The Weird and Wonderful MURIEL'S WEDDING is a Perfect Movie
This 1994 Australian film is on Netflix, and you should totally watch it. But is it really "feel-good"?
I love paeans to older movies I adore, because it’s fun reading a thousand or more words eloquently pointing out all the reasons why I’m absolutely right to love the movie the way I do.
I’m much less likely to read paeans to older movies I’ve never seen — and even less likely to finally watch the movie based on said paeans.
If I haven’t seen the film by now, I always think, how good can it be?
If you’ve never seen the 1994 Australian movie Muriel’s Wedding, I implore you to watch it now. It’s currently even available on Netflix.
Muriel’s Wedding is the story of a pathetic misfit named Muriel Heslop who, after a lifetime of dismissals from her father and friends, steals some money and sets out to achieve her secret long-time goal: to be married in a big and fabulous wedding.
Who she marries doesn’t matter, because it’s not about the guy or even the marriage. It’s about her being the bride in a wedding so big and fabulous that it will finally prove to everyone else — and, of course, herself — that she’s not a loser.
This whole movie is, in a word, bizarre. It has an anti-feminist must-get-married premise, but I think it’s a profoundly feminist film. It’s considered a “feel-good” movie, but it takes some incredibly dark turns. And it’s a comedy with a protagonist who, while sympathetic in some ways, can really only be called an anti-hero.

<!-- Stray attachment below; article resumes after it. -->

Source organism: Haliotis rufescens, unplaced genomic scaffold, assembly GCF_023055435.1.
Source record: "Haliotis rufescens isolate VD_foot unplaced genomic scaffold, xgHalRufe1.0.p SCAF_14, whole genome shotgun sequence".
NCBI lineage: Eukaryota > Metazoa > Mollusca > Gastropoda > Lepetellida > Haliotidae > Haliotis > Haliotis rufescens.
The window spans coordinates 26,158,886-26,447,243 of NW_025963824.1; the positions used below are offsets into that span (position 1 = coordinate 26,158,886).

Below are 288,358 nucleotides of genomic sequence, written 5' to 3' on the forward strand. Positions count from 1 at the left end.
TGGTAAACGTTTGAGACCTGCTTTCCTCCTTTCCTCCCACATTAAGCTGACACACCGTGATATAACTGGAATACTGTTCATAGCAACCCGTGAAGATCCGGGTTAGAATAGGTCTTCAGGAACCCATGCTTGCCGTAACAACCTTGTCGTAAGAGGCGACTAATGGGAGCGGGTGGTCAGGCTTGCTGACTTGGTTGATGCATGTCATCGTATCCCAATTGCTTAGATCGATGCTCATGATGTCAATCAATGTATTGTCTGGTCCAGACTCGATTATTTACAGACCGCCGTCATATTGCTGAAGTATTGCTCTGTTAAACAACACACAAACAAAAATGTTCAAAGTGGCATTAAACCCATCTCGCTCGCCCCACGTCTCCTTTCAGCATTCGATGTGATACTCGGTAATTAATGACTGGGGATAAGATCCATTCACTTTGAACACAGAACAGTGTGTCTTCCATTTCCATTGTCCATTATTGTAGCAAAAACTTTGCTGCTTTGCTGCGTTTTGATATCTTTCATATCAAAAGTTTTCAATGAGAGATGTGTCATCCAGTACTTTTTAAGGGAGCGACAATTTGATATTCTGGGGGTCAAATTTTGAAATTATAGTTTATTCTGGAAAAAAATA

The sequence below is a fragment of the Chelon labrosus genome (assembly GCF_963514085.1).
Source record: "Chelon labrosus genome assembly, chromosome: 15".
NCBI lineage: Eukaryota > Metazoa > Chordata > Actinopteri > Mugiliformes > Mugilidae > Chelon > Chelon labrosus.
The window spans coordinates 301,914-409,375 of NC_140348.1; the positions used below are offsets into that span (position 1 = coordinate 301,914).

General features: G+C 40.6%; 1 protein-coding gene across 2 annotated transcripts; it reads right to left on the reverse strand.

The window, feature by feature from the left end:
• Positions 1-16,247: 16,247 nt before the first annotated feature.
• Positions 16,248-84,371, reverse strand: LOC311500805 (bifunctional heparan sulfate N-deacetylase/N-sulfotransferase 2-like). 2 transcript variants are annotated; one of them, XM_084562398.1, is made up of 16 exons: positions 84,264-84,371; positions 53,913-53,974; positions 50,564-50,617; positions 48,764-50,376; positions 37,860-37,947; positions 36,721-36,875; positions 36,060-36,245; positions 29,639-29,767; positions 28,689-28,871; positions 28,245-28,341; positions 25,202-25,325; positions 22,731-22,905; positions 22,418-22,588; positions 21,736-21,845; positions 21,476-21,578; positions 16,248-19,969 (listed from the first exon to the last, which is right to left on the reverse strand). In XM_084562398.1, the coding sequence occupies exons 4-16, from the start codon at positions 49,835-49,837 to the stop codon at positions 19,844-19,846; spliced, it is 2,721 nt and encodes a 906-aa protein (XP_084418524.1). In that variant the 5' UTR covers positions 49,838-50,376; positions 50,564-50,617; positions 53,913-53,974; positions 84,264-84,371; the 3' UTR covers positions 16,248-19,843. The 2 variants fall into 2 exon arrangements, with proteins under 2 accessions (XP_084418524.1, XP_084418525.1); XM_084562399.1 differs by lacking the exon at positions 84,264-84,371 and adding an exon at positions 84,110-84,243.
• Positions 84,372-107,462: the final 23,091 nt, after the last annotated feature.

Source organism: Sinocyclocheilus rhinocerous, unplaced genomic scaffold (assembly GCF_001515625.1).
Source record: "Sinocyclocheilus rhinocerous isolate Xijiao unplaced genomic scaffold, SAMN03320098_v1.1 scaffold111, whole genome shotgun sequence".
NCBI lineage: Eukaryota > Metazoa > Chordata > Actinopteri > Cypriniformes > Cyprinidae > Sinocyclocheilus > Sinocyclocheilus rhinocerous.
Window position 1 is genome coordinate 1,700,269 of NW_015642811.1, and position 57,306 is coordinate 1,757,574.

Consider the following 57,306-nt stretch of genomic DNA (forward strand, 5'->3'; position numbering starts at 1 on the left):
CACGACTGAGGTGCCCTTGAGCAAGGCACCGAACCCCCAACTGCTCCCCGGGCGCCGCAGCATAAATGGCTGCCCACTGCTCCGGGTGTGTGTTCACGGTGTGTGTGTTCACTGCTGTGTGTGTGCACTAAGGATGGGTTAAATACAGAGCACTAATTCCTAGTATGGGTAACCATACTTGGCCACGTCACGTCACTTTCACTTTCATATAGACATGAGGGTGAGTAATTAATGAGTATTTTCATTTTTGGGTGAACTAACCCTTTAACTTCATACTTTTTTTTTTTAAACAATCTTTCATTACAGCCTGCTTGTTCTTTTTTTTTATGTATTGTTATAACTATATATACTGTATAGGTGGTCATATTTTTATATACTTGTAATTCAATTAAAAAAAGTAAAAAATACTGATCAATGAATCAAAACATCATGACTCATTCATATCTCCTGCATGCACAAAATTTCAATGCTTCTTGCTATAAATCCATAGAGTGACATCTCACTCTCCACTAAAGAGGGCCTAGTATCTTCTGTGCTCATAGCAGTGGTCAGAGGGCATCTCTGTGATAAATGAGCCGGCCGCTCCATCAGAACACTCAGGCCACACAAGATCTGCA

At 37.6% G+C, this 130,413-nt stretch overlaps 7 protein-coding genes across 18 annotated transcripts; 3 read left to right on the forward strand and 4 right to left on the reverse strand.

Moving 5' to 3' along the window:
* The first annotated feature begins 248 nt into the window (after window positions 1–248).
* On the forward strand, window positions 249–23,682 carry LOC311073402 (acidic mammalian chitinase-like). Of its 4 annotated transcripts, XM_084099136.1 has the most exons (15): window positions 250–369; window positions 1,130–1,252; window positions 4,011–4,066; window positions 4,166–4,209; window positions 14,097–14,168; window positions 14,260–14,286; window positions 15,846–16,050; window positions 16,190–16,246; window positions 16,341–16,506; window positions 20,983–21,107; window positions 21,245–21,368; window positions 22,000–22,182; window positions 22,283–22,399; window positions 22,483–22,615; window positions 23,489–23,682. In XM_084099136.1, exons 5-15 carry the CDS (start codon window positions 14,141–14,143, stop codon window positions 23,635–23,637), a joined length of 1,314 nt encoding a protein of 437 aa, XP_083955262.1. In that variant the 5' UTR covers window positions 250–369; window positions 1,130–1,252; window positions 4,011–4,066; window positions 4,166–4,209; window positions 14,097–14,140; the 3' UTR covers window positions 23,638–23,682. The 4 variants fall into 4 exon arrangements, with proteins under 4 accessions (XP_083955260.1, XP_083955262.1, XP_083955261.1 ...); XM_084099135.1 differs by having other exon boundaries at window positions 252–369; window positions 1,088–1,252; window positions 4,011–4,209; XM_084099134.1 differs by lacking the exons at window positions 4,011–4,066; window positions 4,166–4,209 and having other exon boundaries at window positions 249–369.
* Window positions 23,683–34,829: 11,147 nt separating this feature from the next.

Muriel is selfish, shallow, self-deluded, and self-destructive.
But we somehow root for her anyway, mostly because she exists in a world of incredible cruelty. It’s shocking the way her father and friends belittle her.
Is this camp? It sometimes plays that way. But watch this scene to the end, to see the incredibly real way Muriel reacts to the way people dismiss her:
“I’m not nothing!” Muriel wails pathetically.
And, honestly, art doesn’t get any more truthful than this. In a very profound way, we are all Muriel. We’ve all either been her, or been terrified that we might become her.
The movie is sometimes over-the-top, but it’s never bizarre for the sake of being bizarre, and it’s the exact opposite of self-indulgent. Quirkiness and pretentiousness in film have become real pet-peeves of mine. Quirky, atmospheric directors like Sofia Coppola often leave me restless or outright bored, and the go-for-broke ones like Wes Anderson sometimes have me wanting to claw my eyes out.
I think: Can you PLEASE just tell the damn story?!
But Muriel’s Wedding is some of the surest, most solid storytelling I’ve ever seen.
Like most great tales, it’s both a universal story — of incredible yearning — but also the very specific story of one very strange person living in the fictional but utterly unique little backwater Australian town of Porpoise Spit.
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